We have done a lot of work around listening to consumer generated media in multiple markets around the world. We use a lot of different technologies and fit them all into our 3-part approach to Listening Posts.
* Conversation Criteria – determine the topics and keywords that you will “listen” for. This requires strong brand and product knowledge as well as a strategic eye to what conversations might intersect with the brand in some way.
* Listening Technology – there are hundreds of choices across all of the language markets in the world. Many have particular strengths and we select them based on those strengths and our need
* Action Reports – in this day and age, a voluminous report with no action recommendations is next to useless. Those recommendations can only come from an experienced strategist who knows the brand (yes, of course that is us)
5 Uses for Listening Posts
Okay, this is all well and good. Now, consider what Listening Posts are good for:
* Marcom insight to guide strategy and content development – what people say can inform our overall marcom strategy (not just ‘social’) and the words they use can be integrated into our content and taxonomy
* Crisis monitoring – listening and responding during a hot and heavy brand crisis
* Customer service intervention – assign response across customer service
* Product development insight – inform update to products and services
* Media planning – find relevant social sites for media buys
* Rapid response – story correction, customer intervention outside customer service, crisis early detection, finding opportunities
Better System for Rapid Response
There is a weak link in the last one: rapid response. If you want to have the proverbial ear-to-the-ground to catch a crisis before it blossoms or want to intervene when a customer blurts online that your servers are not designed to support complex CRM when they really are designed for just that, you either need ot have an always-on team scanning the Radian6 dashboard (or Visible or SM2 or whatever….) or you are likely relying on some Google alert + Twitter search feed. The first one can work but can become unwieldy when you factor in all the topics and brands a big enterprise or FMCG needs to follow. It can get costly. And it can teach your brand marketers to rely on someone else to “listen.”
Next Gen ‘Brand Intelligence Dashboard’
We designed and built a pretty robust listening post-lite with NetVibes. We use it everyday as do some clients. Now I need the next version and here is what I would suggest:
Top level requirements
We need a feed or display that everyone inside a brand organization can use and look at live throughout everyday. The goal is not to specialize listening into one research group but rather equip marcom team members with the capacity to listen and take action.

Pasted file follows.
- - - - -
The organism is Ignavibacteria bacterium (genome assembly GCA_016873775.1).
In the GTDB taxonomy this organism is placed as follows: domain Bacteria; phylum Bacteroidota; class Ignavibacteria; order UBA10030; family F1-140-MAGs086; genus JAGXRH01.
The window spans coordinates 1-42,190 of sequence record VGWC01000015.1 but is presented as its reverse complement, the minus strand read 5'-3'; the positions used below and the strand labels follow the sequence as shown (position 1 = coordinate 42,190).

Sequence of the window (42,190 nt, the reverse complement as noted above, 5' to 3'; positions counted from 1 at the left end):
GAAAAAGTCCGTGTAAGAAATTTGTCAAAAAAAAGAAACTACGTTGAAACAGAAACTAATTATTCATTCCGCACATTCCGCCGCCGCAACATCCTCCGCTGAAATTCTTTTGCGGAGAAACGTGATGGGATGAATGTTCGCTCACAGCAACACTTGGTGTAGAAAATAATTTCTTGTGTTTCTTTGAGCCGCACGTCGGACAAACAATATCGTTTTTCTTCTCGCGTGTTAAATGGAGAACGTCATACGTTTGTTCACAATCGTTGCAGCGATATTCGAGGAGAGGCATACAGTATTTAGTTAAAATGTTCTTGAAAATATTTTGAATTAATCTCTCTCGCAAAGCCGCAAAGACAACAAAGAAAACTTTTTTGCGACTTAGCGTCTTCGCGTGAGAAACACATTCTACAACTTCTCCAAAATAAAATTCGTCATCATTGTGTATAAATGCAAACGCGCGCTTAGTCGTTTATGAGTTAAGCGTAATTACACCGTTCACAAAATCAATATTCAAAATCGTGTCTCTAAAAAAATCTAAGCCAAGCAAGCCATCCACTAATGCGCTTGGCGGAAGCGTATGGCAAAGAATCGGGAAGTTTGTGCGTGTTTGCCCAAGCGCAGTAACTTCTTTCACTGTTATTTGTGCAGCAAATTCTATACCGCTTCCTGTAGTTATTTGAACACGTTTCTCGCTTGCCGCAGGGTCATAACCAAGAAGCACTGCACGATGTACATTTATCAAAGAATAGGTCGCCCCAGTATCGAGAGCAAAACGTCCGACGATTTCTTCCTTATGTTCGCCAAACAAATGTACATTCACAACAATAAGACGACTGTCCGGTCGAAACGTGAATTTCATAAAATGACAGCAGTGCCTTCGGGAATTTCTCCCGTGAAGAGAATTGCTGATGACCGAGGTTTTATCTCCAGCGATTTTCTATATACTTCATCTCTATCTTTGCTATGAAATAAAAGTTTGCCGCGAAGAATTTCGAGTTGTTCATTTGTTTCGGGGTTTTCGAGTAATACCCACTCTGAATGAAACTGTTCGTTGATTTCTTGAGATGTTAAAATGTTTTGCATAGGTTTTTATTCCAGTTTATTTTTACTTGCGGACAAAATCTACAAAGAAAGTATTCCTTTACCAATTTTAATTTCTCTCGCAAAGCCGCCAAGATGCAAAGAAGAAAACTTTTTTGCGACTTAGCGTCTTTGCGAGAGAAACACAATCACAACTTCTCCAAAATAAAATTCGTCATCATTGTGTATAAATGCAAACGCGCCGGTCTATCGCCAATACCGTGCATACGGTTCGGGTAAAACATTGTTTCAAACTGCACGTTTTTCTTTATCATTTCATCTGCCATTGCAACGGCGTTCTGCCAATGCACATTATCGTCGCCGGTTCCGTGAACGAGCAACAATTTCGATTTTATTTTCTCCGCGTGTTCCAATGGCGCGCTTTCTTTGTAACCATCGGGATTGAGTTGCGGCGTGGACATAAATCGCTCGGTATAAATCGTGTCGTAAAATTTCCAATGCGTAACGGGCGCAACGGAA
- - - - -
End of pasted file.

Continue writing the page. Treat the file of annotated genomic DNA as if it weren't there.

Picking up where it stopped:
To be always on, it must be a simple display for any device – PC, Smartphone – and it must deliver daily email summaries.
We need a dead-simple administrative interface that trades complexity and power for simplicity.
It should combine sources that feature brand mentions – Google, Twitter, YouTube, white-label collection of blogs & forums.
It should provide a separate feed that combines topical mentions that might represent opportunities for the brand but no mention of the brand (e.g. Ralph Lauren would want to know if actual polo clubs were popping up in conversations as they might have an opportunity to productively connect with those people.)
The display of the information should be embeddable in a corporate intranet.
It must be easy to connect to a corporate LDAP (Lightweight Directory Access Protocol) that authenticates users (manages passwords)
Each mention would feature simple tagging and forwarding so that I could assign it for follow up by forwarding to someone in my address book and/or tag it to sort later
Just Make It
This is a bit more sophisticated that Google Alerts and yet not as overwrought as engaging the simplest listening technology for $100K+ a year plus the cost of the team to watch and interpret. We all want to engage our brand marketers and communicators. But right now, we are just teaching them that listening to their customers everyday is someone else’s job, someone with a budget and technology and “magic ears.”
Build me this next tool and you will engage thousands of brand managers to listen and respond to their customers. You should probably still spring for the fancy enterprise listen and respond platform. But at least you will push your marcom team to do their own listening.
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